Using a razor, Glenn Collins precisely trims around the ears of longtime customer Jeff Nisbet. Collins, who established his Waterford barbershop in 1961, died of COVID-19 on Dec. 18 at the age of 83. (Photo by Maureen Vander Sanden)

Collins remembered as a fixture on Main Street

By Maureen Vander Sanden

Correspondent

The COVID-19 pandemic has done more than cripple Main Street America businesses in a quest to flatten the curve.

In Waterford, it claimed the life of Main Street’s “True Barber,” someone, who for six decades provided a cozy seat and smile, before getting to work the old-fashioned way with his clippers, comb and great conversation.

Glenn Collins died Dec. 18 from the coronavirus. He left behind his wife, kids, grandkids and the community he loved.

“It’s been really difficult… I’m lost already,” said wife Shirley Collins, who is trying to cope and find joy during the holidays. The two were married for 63 years and have been friends since kindergarten.

Shirley also got sick from the virus and has since recovered.

Even though Glenn was 83 years old, he was in good health, according to his wife.

“He went to the Wellness Center every day to walk the pool and never seemed to slow down. He was so well, and all of the sudden he got so sick.”

The barber also followed CDC guidelines stringently once he reopened following the mandated closure in spring, she said.

“He took so many precautions. He would come home and put his clothes straight into the washer before getting into the shower. At the shop, everyone had to wear a mask and he would disinfect everything between customers.

“I just don’t know what more he could have done,” she said. “I hope people realize how serious this really is.”

Leaving behind a legacy

“At his barber shop, you didn’t just get a great deal on a haircut; Mr. Collins’ stories about baseball, current events, and connections to our small town’s history were thrown in for free,” said Stan Northrop, a customer since childhood. His kids also grew up groomed by Glenn.

Each Christmas Glenn would hang Matchbox cars from a tree for the kids who came through his doors. He loved children and made a positive impression on them inside and outside of his shop, friends say.

“He had an appreciation for good manners,” Stan said. “He would compliment a child for … greeting him politely, or saying please and thank you. When I think about the saying ‘it takes a village to raise a child’, I think of how fortunate I was to have had Mr. Collins in my life and the lives of my sons.”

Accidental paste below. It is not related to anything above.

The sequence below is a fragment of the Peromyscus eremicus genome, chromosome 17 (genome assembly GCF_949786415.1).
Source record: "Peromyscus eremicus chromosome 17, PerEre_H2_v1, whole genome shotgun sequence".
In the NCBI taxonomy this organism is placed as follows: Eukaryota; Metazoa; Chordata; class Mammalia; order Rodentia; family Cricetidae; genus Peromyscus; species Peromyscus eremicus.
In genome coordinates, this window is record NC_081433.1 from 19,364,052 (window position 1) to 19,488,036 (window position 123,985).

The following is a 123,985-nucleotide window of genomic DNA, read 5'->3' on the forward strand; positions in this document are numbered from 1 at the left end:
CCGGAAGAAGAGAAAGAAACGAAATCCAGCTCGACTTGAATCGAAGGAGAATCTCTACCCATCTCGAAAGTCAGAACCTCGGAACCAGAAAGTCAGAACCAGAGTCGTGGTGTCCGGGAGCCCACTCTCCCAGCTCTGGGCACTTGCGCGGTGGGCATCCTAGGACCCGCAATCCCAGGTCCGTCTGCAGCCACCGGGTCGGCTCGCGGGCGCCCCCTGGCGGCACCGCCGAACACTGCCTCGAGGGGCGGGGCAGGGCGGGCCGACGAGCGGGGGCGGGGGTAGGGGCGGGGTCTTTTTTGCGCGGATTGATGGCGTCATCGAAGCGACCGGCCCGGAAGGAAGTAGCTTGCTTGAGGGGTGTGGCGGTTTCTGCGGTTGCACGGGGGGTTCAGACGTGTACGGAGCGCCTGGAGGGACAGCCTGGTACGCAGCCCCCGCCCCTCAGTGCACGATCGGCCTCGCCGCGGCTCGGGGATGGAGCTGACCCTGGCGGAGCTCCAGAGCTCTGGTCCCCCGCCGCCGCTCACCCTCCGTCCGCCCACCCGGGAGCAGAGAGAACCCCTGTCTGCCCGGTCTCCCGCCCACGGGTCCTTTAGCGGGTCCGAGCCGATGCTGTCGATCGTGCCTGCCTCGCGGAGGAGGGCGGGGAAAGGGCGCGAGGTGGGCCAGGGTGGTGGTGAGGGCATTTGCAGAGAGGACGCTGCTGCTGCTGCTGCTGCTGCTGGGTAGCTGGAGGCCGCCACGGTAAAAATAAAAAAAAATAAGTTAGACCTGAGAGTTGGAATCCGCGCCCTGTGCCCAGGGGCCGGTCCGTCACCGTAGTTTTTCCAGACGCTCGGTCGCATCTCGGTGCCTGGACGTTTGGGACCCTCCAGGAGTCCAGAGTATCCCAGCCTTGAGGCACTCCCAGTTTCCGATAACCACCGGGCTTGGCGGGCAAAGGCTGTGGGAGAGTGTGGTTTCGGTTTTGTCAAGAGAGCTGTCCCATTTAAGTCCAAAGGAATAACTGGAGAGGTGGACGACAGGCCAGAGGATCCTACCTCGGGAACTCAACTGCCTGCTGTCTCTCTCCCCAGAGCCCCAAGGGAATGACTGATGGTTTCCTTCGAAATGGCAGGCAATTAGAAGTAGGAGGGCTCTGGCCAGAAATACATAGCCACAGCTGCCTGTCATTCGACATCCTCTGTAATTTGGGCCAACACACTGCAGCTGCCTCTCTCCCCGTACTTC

Glenn took a genuine interest in his customers’ lives, according to Stan. When his son Keegen went off to college in 2018 the family presented the barber with a framed set of pictures – one of Keegan’s very first haircut and the other of his last cut before leaving.

“Over time, walking into Mr. Collins’s barber shop became like stopping in to visit with a relative or family friend,” Stan said.

Glenn has served families like the Northrops for generations.

Shirley noted that he was just 24 when he first opened his shop, so he grew old with most of his customers.

“That’s what he loved the most, the people who came into the barbershop,” she said.

When customers could not afford a cut, he would do it at no cost. When they lost mobility with age or due to illness, he would pay them a house call and take extra time to visit. When they passed, it hit Glenn hard, according to Shirley.

“He touched so many people during his lifetime. When my son went to the shop last week, a man came in to find out where Glenn has been, and that poor man just started sobbing when he heard the news.

“He told my son he was just going to start shaving his head.”

      To read the full version of this story see the Jan. 1 edition of the Waterford Post.